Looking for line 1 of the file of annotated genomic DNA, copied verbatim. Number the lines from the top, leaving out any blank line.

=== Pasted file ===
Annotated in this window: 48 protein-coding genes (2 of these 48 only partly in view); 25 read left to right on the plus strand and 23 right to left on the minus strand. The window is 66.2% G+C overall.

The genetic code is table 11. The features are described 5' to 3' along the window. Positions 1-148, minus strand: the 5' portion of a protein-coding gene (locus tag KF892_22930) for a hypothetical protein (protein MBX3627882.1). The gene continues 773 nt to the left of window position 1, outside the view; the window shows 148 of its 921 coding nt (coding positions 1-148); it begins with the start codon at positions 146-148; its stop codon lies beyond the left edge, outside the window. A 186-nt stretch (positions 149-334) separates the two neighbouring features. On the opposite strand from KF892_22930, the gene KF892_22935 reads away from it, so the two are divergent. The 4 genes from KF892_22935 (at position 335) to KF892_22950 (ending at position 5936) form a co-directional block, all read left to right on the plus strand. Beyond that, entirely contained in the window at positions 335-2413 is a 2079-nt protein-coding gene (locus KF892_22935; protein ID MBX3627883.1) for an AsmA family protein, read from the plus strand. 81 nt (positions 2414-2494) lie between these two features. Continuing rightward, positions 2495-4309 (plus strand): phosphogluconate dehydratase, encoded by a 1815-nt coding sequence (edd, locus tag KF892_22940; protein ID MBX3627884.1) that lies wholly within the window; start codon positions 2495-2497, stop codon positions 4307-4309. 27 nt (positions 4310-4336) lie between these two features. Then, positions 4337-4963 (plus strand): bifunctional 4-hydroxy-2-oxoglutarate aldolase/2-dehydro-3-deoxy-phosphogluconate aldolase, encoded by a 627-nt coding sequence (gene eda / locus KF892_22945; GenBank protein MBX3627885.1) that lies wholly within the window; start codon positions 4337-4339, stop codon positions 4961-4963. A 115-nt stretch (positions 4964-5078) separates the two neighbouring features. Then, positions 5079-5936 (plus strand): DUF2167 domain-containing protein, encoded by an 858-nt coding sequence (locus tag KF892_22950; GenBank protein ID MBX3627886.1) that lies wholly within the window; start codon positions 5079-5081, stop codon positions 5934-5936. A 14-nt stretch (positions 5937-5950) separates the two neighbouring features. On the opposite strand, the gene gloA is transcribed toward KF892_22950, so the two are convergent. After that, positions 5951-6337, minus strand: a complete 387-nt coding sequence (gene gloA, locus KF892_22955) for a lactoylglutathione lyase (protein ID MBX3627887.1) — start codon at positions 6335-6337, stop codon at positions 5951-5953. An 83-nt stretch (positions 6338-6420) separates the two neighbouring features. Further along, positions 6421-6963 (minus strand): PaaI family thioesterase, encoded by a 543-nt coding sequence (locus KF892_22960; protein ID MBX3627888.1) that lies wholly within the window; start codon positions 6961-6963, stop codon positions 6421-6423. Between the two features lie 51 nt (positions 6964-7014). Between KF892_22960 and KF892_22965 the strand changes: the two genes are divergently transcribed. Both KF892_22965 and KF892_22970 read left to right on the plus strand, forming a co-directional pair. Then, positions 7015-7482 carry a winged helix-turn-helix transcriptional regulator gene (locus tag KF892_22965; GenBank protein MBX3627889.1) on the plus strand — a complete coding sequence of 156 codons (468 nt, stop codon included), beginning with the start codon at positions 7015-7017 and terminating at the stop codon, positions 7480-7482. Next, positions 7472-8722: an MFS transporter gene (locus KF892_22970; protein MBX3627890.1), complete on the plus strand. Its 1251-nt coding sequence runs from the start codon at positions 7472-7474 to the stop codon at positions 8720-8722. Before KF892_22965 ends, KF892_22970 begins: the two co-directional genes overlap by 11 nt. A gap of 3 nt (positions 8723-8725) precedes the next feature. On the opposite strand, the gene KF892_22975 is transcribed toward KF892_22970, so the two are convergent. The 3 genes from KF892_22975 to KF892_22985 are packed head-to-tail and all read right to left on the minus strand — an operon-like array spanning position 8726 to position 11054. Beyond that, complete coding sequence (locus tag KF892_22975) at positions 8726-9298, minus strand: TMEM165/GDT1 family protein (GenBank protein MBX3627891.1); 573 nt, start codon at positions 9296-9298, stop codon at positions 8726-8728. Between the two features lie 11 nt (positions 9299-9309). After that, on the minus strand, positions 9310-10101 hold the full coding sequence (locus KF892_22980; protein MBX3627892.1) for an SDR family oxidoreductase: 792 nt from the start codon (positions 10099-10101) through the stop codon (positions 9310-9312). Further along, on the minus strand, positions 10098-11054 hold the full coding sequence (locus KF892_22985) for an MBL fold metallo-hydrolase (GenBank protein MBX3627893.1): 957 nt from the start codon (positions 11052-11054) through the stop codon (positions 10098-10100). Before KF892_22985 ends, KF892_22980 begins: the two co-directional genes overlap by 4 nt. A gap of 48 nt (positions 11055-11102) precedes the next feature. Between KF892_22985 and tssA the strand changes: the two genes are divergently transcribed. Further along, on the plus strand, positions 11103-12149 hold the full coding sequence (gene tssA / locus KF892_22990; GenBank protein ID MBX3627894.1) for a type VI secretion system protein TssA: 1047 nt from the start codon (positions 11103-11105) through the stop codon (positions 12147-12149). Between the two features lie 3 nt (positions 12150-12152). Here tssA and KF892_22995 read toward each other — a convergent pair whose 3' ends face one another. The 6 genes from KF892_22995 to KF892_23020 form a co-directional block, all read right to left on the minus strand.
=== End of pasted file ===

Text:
Annotated in this window: 48 protein-coding genes (2 of these 48 only partly in view); 25 read left to right on the plus strand and 23 right to left on the minus strand. The window is 66.2% G+C overall.